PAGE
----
Commitments to renewable energy are a great start what comes next?

PRIYA BARUA | October 2, 2018

article image
In the past five years, private energy buyers have made significant commitments to reaching 100 percent renewable energy and have voluntarily brought about 14.2 gigawatts (GW) of renewable energy into the electricity market. However, managing how this renewable energy enters our electricity markets and truly meets a 100 percent commitment to renewable energy remains a challenge. To maximize these renewable energy commitments and ensure that they are contributing to decarbonizing the electricity grid, we are entering a new era of collaboration, in which utilities will need to play an important role.

Spotlight

Apricum

Apricum The Cleantech Advisory is a transaction advisory and strategy consulting firm specialized in renewable energy technologies. Established in 2008, we serve our clients as their independent advisor to help them succeed in the fields of solar, wind, water, energy storage and digital energy. We offer a wide range of growth-oriented services to investors and companies both public and private, including investor search, fund raising, project finance, go-to-market planning, business plan design and technology roadmaps.

OTHER ARTICLES

5 New Solar Power Technologies in 2021

Article | April 5, 2021

In the last forty years, there has been a dynamic increase in the use of solar energy in the United States. As recently as 2018, an additional 10.6 GW of solar power was harnessed, bringing the country's total use up to 64.2 GW. Yet this apparently successful addition still only contributes 1.6% of the total electricity used across the States. However, with many new solar power technologies on the horizon, the increase could soon be much greater.

Read More

Outdated perceptions: how energy attitudes are damaging customer wallets

Article | March 22, 2021

Despite rising energy costs and dwindling customer ratings of the ‘Big Six’, over 37% of Brits still believe they are getting a good deal when it comes to gas and electricity. Here, Keith Bastian, CEO of rising independent Outfox the Market, challenges those age-old perceptions that are damaging consumer bank balances… I have never quite understood the notion of pay more for the same service. Except that last part, is really where the difference lies. As I have made my way through the energy market, it seems clear to me that we are facing a common notion. Age-old dinosaurs, that have relied on name status and brand power to retain customer loyalty, despite not providing anything different or any value-added service, give the impression that customers are somehow safer with them. That is the biggest misconception. We at Outfox the Market would like to challenge that. Of course, when I speak in such a way, I am referring to the ‘Big Six’, those long-established brands whose share in the energy market whilst substantial, is increasingly coming at the cost to its customers. For example, in the latest independent customer rankings from Which, it was determined that the traditional big energy companies had some of the lowest scores for customer service and value for money, yet some customers still feel secure with them. On the contrary, rising independents, such as ourselves, were scoring highly in these areas and this is where I feel the difference lies. Regardless of your opinion on fossil fuels and/or renewables, it is more the value of looking after your customers, understanding their concerns and dealing with them efficiently that has become somewhat lost for the ‘Big Six’. It is true that they have a larger proportion of customers to serve with a larger workforce, but that should not be to the detriment to the service they provide. What were are seeing now, as evidenced by the recent Ofgem price hikes, is the ‘Big Six’ once again failing consumers in these areas, with most of the top names putting costs up by £96 a year on average as of April. I am not one to not acknowledge that energy firms are tongue-tied in some respects in passing regulated costs on; there are times when we must. However, customers could also benefit from a little research. Even with growing numbers of consumers switching, nearly 60% of all households in the UK are still on standard variable rate tariffs, those that are subject to the incoming Ofgem hikes. So, the real question is why aren’t more customers switching? Heritage, loyalty and brand association. These facets really should not come at cost of paying more for energy. I really believe it is down to time-sensitivity and a misunderstanding around the barriers to switching, with cost somewhere in the middle. According to MoneySuperMarket, 75% of us would switch if we could save £149.99. A hefty figure, but why not the £96 highlighted earlier? That is still pretty good, and something that would add up nicely over the years. I understand we are time-poor as a nation, it’s well publicised, but we’re all well averse in switching phone contracts and insurance deals, so why not where our energy comes from? Truth be told, I believe it’s an age-old notion that energy is ‘just something that comes with the house, not worth the hours or hassle to change.’ But in all honesty, it takes a matter of seconds to switch. Firms such as ourselves offer this and more via a quick and easy quote online. Best of all, many energy providers will help manage the switching process for you, contacting your current provider and notifying them of your intentions. I would also like to challenge this notion that once an energy firm ‘gets you’, you are ‘locked in’ for years upon end in ever rising contract costs. If you are on a standard variable tariff, you can switch to a new provider at any time. What’s more, even if you are in a fixed term energy deal, which can be subject to exit fees, sometimes the cost involved outweighs the savings you can make with your new provider. Customers must do their best to ask more of energy firms, check the service they are being given and hold it up against national bill averages. Compare what your neighbours, friends and family are paying under similar living circumstances, and weigh up if you are being given a fair deal. Living costs and regulated price hikes are always going to be an ever present worry, so I call on both customers and energy firms to do their due diligence in these respects. Age-old energy firms relying on their reputation must take a serious inward look at their lessening market share to understand why they are failing customers. It’s time to make a change now, both from business attitude and a consumer standpoint; switching is quick, easy and a vital notion to bear in mind, as both retaining custom and saving money becomes an ever-growing sticking point in the energy market.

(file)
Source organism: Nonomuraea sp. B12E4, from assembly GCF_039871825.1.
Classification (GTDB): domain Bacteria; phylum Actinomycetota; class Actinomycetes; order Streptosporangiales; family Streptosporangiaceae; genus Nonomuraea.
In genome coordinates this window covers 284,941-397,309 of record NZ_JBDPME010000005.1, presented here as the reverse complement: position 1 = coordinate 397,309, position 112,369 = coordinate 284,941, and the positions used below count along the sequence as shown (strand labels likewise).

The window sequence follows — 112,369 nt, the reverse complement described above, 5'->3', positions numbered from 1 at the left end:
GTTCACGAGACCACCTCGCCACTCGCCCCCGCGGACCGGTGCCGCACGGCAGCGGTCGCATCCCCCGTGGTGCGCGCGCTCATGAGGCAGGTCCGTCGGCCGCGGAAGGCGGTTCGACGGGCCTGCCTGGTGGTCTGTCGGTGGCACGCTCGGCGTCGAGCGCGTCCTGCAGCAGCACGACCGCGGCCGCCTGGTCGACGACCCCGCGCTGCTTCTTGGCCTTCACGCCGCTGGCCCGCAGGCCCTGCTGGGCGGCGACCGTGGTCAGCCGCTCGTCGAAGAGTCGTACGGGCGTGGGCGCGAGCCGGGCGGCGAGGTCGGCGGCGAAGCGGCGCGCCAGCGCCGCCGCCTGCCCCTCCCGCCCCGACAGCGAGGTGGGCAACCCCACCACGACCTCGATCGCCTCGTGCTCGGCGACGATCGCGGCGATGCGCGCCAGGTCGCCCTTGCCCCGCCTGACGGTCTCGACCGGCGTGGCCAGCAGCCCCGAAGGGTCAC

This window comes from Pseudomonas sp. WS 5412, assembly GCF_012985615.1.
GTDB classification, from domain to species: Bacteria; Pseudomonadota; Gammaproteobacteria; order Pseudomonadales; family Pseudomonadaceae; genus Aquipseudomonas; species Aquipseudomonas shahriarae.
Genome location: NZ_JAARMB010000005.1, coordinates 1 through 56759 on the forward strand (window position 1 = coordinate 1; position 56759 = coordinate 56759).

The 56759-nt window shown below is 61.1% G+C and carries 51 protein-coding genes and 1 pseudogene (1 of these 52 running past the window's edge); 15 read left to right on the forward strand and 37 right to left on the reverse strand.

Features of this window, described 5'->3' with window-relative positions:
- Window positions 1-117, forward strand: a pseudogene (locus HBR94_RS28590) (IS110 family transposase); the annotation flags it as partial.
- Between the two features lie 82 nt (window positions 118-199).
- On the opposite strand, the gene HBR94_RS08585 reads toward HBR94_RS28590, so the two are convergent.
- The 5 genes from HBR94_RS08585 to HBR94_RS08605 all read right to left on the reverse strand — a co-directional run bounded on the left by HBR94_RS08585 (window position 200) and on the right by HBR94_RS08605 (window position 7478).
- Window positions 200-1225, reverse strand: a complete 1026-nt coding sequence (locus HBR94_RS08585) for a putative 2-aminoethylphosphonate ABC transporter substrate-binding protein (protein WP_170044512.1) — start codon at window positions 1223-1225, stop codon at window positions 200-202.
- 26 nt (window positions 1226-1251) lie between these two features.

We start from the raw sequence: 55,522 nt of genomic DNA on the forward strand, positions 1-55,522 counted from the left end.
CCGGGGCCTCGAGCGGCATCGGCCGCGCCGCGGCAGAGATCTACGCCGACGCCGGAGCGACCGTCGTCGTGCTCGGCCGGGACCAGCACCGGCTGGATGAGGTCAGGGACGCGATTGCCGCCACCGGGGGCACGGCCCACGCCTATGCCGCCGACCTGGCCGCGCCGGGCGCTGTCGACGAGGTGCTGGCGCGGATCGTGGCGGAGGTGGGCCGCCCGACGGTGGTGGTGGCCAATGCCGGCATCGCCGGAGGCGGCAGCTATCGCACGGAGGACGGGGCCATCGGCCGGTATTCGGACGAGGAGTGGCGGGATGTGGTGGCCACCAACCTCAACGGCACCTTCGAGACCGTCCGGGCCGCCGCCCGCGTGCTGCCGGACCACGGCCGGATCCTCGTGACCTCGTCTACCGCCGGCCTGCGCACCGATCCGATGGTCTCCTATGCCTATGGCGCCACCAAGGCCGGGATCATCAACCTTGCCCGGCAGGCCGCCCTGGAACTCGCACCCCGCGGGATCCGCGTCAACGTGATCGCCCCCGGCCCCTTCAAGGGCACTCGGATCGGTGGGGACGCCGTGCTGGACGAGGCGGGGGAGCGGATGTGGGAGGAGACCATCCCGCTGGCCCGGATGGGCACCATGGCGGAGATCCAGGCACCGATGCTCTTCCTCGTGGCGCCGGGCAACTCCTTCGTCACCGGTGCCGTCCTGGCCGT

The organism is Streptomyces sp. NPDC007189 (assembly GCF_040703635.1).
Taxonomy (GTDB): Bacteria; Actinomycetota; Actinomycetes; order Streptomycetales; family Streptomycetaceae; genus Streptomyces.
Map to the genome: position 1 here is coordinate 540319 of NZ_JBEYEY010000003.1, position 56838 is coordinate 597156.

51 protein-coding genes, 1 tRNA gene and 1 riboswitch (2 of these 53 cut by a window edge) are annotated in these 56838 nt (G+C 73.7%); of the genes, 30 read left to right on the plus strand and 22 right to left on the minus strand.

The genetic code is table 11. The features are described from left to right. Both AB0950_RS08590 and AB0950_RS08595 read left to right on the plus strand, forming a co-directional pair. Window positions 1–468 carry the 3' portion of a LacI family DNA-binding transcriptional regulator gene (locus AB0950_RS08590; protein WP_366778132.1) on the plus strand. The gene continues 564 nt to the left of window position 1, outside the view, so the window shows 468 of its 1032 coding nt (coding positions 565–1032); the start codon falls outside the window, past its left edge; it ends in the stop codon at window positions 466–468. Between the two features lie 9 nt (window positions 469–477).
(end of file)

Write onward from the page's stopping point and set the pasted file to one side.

Read More

How EV Chargers Help Campus Energy Ecosystems Evolve

Article | March 6, 2020

Electric engines are incredibly efficient, getting useful work out of 85 percent of the energy that goes into them. Gas engines only get 30 percent, wasting a lot of the energy we pay to fill them up with. That one fact drives intense fuel cost savings for electric vehicles, a clear win for a campus shuttle and bus conversion. But switching from gas to electric also opens up a world of operational resilience, energy independence and sustainability — with the right implementation of electric vehicle charging technology.

Read More

Coronavirus’ effect on the renewable energy sector

Article | March 12, 2020

Both renewable power projects and conventional energy operations have felt the constriction of global supply chains, which are currently being limited in a global effort to fight and contain the spread of the virus. Many manufacturers of wind turbines and their critical components are based in Asia, such as Goldwind in China, as well as producers of photovoltaic panels and batteries (particularly lithium). Market reticence about bringing in products from affected areas has seen significant constriction in the importation of these materials and parts - the price of batteries has dropped by 60%, owing to the industry’s concentration in Asia.

Read More

Spotlight

Apricum

Apricum The Cleantech Advisory is a transaction advisory and strategy consulting firm specialized in renewable energy technologies. Established in 2008, we serve our clients as their independent advisor to help them succeed in the fields of solar, wind, water, energy storage and digital energy. We offer a wide range of growth-oriented services to investors and companies both public and private, including investor search, fund raising, project finance, go-to-market planning, business plan design and technology roadmaps.

Events